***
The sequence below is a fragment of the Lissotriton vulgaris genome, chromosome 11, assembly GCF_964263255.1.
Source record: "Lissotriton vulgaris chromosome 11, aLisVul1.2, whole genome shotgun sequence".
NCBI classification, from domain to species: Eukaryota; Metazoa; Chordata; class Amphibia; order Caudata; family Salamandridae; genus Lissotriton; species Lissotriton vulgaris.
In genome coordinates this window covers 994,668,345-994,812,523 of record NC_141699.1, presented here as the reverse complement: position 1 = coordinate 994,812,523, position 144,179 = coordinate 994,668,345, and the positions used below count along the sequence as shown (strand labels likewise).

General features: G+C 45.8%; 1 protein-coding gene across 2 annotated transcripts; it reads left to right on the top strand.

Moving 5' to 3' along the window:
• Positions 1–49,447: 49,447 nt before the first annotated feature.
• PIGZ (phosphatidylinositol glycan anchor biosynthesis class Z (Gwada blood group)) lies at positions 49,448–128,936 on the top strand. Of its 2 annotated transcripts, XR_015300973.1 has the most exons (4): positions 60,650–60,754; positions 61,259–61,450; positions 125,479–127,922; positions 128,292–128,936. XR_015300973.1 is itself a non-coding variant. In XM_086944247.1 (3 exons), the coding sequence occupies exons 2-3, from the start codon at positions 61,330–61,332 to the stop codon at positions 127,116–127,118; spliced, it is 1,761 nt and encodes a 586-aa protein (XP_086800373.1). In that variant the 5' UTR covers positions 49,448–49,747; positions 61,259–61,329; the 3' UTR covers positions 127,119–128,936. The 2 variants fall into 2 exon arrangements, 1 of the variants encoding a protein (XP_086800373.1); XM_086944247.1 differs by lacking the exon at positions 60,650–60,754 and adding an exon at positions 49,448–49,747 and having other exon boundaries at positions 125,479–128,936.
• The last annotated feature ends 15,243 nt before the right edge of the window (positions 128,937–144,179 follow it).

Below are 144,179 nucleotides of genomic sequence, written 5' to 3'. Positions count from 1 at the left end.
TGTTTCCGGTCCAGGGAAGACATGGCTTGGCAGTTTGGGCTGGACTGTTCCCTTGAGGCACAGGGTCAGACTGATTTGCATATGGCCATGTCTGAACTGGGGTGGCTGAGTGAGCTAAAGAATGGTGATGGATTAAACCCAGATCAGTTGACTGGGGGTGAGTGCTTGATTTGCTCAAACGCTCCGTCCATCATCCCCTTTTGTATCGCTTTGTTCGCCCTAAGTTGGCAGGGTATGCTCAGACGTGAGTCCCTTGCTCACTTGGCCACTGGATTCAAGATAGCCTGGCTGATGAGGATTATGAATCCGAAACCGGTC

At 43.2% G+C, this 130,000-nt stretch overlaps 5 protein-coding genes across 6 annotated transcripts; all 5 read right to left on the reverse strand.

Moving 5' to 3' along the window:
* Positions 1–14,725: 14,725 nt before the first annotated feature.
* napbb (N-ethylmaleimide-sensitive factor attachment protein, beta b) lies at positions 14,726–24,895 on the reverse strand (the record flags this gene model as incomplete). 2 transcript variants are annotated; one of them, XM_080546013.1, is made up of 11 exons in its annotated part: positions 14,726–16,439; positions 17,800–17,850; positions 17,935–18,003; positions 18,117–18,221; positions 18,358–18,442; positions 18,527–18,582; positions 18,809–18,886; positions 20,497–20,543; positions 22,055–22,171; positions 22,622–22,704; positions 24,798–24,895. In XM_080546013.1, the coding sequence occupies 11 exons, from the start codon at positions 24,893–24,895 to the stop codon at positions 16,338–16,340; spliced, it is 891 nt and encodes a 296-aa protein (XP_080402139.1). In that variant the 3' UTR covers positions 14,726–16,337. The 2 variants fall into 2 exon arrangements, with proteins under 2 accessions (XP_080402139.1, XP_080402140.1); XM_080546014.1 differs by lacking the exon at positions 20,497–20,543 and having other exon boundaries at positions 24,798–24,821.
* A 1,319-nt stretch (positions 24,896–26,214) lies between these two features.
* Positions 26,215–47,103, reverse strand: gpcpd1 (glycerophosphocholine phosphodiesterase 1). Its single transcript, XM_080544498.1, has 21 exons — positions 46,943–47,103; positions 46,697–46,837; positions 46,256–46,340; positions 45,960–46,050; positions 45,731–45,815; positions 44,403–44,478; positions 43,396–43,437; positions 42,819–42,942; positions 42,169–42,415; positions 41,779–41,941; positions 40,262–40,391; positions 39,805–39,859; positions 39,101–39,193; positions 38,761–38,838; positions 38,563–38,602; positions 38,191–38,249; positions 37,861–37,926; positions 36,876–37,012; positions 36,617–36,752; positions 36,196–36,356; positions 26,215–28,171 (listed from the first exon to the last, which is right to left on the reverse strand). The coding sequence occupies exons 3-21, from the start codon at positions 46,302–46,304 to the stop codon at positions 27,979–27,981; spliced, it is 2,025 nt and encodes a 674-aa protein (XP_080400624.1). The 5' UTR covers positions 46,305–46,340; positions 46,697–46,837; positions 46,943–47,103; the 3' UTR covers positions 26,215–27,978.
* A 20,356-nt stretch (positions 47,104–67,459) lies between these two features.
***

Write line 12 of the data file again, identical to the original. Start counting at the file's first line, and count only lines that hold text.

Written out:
At 43.2% G+C, this 130,000-nt stretch overlaps 5 protein-coding genes across 6 annotated transcripts; all 5 read right to left on the reverse strand.